Japan assisted third-country law enforcement personnel by dispatching experts and accepting trainees. The Japanese Coast Guard (JCG), for example, provided capacity building services and training seminars to authorities from states that border the Straits of Malacca. Since 2002, Japan has provided training to Coast Guard counterparts from the Philippines and has offered technical assistance to support local police in Indonesia by, in part, introducing the Japanese police box, or koban[1] system.

Japan contributed to counterterrorism capacity building through membership in multilateral fora. In July, Japan joined G8 counterparts in calls to bolster the role of the United Nations; improve information sharing; strengthen the security of land, sea, and air transportation; and support the G8 Counterterrorism Action Group.

Japan undertook measures to combat terrorist financing. Japan cooperated on freezing assets of individuals and entities listed under UN Security Council resolutions to help stem the flow of terrorist financing to al-Qa'ida and the Taliban. Japan expanded the scope of business practices and professions under the Law for Prevention of Transfer of Criminal Proceeds, which requires specified business operators, including financial institutions, to conduct customer identification and submit suspicious transaction reports. Under the Foreign Exchange and Foreign Trade Law, Japanese financial institutions must confirm the identity of customers sending 100,000 yen or more overseas. For domestic remittances, financial institutions must identify originators of wire transfers over 100,000 yen (US$ 1,000). Japan's Banking Law also levies administrative sanctions on financial institutions that fail to comply with anti-money laundering and counterterrorist financing measures. In addition, the Financial Services Agency and the NPA's Financial Intelligence Unit inspect financial institutions for compliance with counterterrorist financing laws and regulations.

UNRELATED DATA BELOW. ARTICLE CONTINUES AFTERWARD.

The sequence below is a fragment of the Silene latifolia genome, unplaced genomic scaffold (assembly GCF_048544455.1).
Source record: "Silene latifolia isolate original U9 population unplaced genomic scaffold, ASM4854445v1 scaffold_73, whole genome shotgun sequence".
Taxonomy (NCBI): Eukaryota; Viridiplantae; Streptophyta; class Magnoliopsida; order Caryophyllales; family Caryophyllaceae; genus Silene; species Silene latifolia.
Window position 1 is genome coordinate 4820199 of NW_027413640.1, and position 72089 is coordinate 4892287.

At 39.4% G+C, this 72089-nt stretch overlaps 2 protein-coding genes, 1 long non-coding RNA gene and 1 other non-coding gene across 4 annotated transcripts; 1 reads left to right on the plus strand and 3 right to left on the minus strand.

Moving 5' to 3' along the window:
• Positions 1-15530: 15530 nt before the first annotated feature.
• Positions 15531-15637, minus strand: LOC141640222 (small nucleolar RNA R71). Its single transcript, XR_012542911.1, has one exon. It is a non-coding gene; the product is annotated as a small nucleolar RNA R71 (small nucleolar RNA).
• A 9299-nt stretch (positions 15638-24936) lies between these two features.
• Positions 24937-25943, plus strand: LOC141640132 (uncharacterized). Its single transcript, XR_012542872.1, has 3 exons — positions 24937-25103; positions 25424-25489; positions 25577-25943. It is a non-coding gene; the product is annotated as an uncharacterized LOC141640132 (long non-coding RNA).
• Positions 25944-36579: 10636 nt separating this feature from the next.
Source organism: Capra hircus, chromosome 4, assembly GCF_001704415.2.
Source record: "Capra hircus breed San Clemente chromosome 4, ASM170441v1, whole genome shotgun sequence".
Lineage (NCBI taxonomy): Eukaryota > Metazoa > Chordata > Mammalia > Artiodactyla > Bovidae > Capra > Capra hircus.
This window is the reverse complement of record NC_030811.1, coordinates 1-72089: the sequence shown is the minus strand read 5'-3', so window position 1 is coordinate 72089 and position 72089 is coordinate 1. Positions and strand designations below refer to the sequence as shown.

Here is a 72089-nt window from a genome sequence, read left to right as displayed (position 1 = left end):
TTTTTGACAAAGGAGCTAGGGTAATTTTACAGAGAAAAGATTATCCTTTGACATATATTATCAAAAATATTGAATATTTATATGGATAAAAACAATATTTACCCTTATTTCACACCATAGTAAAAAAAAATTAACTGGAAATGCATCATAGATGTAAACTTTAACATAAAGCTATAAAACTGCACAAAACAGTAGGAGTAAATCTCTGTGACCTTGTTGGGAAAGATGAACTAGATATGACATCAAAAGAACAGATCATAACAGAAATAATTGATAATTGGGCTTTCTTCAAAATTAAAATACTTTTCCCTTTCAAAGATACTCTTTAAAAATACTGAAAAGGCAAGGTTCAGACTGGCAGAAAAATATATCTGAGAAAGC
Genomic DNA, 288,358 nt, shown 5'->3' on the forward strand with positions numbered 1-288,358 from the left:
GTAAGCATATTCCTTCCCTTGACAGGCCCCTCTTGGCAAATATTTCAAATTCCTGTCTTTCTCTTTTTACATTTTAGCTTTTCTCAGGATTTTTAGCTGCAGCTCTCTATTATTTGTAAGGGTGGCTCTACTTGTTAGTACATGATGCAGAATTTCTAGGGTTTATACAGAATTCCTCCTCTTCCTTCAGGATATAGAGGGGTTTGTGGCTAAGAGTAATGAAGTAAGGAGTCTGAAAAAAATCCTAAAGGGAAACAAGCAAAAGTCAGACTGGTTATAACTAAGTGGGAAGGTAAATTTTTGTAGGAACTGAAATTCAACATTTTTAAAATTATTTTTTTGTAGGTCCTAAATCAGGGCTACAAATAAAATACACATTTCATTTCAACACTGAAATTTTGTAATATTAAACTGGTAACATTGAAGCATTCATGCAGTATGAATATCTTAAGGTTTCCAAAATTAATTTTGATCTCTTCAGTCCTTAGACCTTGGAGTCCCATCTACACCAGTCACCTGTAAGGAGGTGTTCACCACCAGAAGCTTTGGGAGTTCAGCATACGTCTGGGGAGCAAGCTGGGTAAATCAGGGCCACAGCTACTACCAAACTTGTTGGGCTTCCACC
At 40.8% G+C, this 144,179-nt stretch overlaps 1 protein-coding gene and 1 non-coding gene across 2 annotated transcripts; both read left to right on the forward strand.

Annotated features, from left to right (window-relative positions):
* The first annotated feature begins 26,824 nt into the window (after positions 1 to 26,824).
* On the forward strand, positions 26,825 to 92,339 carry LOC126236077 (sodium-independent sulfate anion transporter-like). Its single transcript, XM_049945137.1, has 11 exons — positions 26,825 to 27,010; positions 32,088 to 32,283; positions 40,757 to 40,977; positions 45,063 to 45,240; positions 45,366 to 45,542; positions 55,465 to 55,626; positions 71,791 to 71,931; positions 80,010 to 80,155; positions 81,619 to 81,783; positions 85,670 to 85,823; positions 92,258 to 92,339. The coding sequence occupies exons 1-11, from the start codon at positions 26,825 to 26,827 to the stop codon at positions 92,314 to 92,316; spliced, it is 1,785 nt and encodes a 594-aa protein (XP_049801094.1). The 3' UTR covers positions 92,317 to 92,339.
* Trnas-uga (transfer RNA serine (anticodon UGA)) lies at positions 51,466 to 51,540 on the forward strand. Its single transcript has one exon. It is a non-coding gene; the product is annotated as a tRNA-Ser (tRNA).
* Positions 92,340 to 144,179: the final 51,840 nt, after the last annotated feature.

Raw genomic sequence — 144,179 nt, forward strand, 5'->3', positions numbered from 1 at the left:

In June, the Japanese Diet passed the Payment Services Act, which addresses October 2008 Financial Action Task Force (FATF) Mutual Evaluation recommendations pertaining to customer due diligence and money transfer services. The evaluation had noted several deficiencies, including the low number of money laundering prosecutions, the absence of an established mechanism for freezing terrorist assets that covered domestic funds, and the absence of a requirement for financial institutions to establish and maintain procedures, policies, and internal controls to prevent illicit finance. Japan's Financial Services Agency must still adopt implementing rules. The Diet also amended Customs Act secondary legislation, which addressed in part the FATF recommendation pertaining to cross-border currency declaration and disclosure.

[1] Koban are often located near stations and busy entertainment areas and are supposed to act as a community policing center: a deterrent to criminal activity as well as providing a rapid response post in the case of actual wrongdoing. Each koban is usually staffed by a group of 4 police – 3 officers under the command of a sergeant working on 3 shifts of 8 hours under the control of the city or ward police station.